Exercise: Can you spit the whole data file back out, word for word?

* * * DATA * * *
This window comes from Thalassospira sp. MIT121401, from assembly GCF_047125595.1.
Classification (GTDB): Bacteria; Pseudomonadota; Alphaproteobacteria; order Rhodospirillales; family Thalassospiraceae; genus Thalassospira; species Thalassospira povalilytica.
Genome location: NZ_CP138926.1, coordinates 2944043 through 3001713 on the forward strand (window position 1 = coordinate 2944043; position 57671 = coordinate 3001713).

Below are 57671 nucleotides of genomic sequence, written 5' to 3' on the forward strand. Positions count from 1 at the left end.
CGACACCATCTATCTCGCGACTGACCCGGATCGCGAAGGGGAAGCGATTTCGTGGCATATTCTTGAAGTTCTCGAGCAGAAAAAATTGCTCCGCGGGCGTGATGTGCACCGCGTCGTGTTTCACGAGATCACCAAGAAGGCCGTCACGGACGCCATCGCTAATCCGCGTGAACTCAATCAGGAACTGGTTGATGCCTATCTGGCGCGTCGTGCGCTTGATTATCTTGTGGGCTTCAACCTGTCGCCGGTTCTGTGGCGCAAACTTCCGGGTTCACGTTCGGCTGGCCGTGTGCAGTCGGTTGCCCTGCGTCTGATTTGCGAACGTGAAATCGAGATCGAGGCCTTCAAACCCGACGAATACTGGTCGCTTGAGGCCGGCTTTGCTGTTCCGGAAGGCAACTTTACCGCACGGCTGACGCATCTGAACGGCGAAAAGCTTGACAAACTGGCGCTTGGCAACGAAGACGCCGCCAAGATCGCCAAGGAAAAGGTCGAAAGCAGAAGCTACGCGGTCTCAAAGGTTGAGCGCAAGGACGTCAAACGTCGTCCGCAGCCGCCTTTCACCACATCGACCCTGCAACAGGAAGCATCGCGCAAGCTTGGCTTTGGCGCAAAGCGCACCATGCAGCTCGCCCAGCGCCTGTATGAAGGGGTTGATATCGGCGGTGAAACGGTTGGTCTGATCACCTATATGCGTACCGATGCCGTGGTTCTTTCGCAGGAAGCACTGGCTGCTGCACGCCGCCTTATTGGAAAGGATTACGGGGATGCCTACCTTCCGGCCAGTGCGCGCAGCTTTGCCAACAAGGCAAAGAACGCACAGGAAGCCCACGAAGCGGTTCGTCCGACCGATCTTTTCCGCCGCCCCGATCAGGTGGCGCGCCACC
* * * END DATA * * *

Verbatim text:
This window comes from Thalassospira sp. MIT121401, from assembly GCF_047125595.1.
Classification (GTDB): Bacteria; Pseudomonadota; Alphaproteobacteria; order Rhodospirillales; family Thalassospiraceae; genus Thalassospira; species Thalassospira povalilytica.
Genome location: NZ_CP138926.1, coordinates 2944043 through 3001713 on the forward strand (window position 1 = coordinate 2944043; position 57671 = coordinate 3001713).

Below are 57671 nucleotides of genomic sequence, written 5' to 3' on the forward strand. Positions count from 1 at the left end.
CGACACCATCTATCTCGCGACTGACCCGGATCGCGAAGGGGAAGCGATTTCGTGGCATATTCTTGAAGTTCTCGAGCAGAAAAAATTGCTCCGCGGGCGTGATGTGCACCGCGTCGTGTTTCACGAGATCACCAAGAAGGCCGTCACGGACGCCATCGCTAATCCGCGTGAACTCAATCAGGAACTGGTTGATGCCTATCTGGCGCGTCGTGCGCTTGATTATCTTGTGGGCTTCAACCTGTCGCCGGTTCTGTGGCGCAAACTTCCGGGTTCACGTTCGGCTGGCCGTGTGCAGTCGGTTGCCCTGCGTCTGATTTGCGAACGTGAAATCGAGATCGAGGCCTTCAAACCCGACGAATACTGGTCGCTTGAGGCCGGCTTTGCTGTTCCGGAAGGCAACTTTACCGCACGGCTGACGCATCTGAACGGCGAAAAGCTTGACAAACTGGCGCTTGGCAACGAAGACGCCGCCAAGATCGCCAAGGAAAAGGTCGAAAGCAGAAGCTACGCGGTCTCAAAGGTTGAGCGCAAGGACGTCAAACGTCGTCCGCAGCCGCCTTTCACCACATCGACCCTGCAACAGGAAGCATCGCGCAAGCTTGGCTTTGGCGCAAAGCGCACCATGCAGCTCGCCCAGCGCCTGTATGAAGGGGTTGATATCGGCGGTGAAACGGTTGGTCTGATCACCTATATGCGTACCGATGCCGTGGTTCTTTCGCAGGAAGCACTGGCTGCTGCACGCCGCCTTATTGGAAAGGATTACGGGGATGCCTACCTTCCGGCCAGTGCGCGCAGCTTTGCCAACAAGGCAAAGAACGCACAGGAAGCCCACGAAGCGGTTCGTCCGACCGATCTTTTCCGCCGCCCCGATCAGGTGGCGCGCCACC